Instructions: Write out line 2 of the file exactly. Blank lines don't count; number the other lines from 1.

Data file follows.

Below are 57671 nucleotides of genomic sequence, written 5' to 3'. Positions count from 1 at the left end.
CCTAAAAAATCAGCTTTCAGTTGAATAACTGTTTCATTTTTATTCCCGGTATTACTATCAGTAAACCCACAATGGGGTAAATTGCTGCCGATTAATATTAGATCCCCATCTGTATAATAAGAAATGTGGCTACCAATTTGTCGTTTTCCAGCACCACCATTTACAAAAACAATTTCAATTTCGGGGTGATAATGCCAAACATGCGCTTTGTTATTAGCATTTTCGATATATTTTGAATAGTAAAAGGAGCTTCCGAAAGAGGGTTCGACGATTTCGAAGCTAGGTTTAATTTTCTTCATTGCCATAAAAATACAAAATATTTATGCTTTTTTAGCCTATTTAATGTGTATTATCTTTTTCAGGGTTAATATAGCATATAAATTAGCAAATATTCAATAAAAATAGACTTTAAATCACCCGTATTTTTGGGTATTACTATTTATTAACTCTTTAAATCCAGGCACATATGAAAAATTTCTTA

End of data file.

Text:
CCTAAAAAATCAGCTTTCAGTTGAATAACTGTTTCATTTTTATTCCCGGTATTACTATCAGTAAACCCACAATGGGGTAAATTGCTGCCGATTAATATTAGATCCCCATCTGTATAATAAGAAATGTGGCTACCAATTTGTCGTTTTCCAGCACCACCATTTACAAAAACAATTTCAATTTCGGGGTGATAATGCCAAACATGCGCTTTGTTATTAGCATTTTCGATATATTTTGAATAGTAAAAGGAGCTTCCGAAAGAGGGTTCGACGATTTCGAAGCTAGGTTTAATTTTCTTCATTGCCATAAAAATACAAAATATTTATGCTTTTTTAGCCTATTTAATGTGTATTATCTTTTTCAGGGTTAATATAGCATATAAATTAGCAAATATTCAATAAAAATAGACTTTAAATCACCCGTATTTTTGGGTATTACTATTTATTAACTCTTTAAATCCAGGCACATATGAAAAATTTCTTA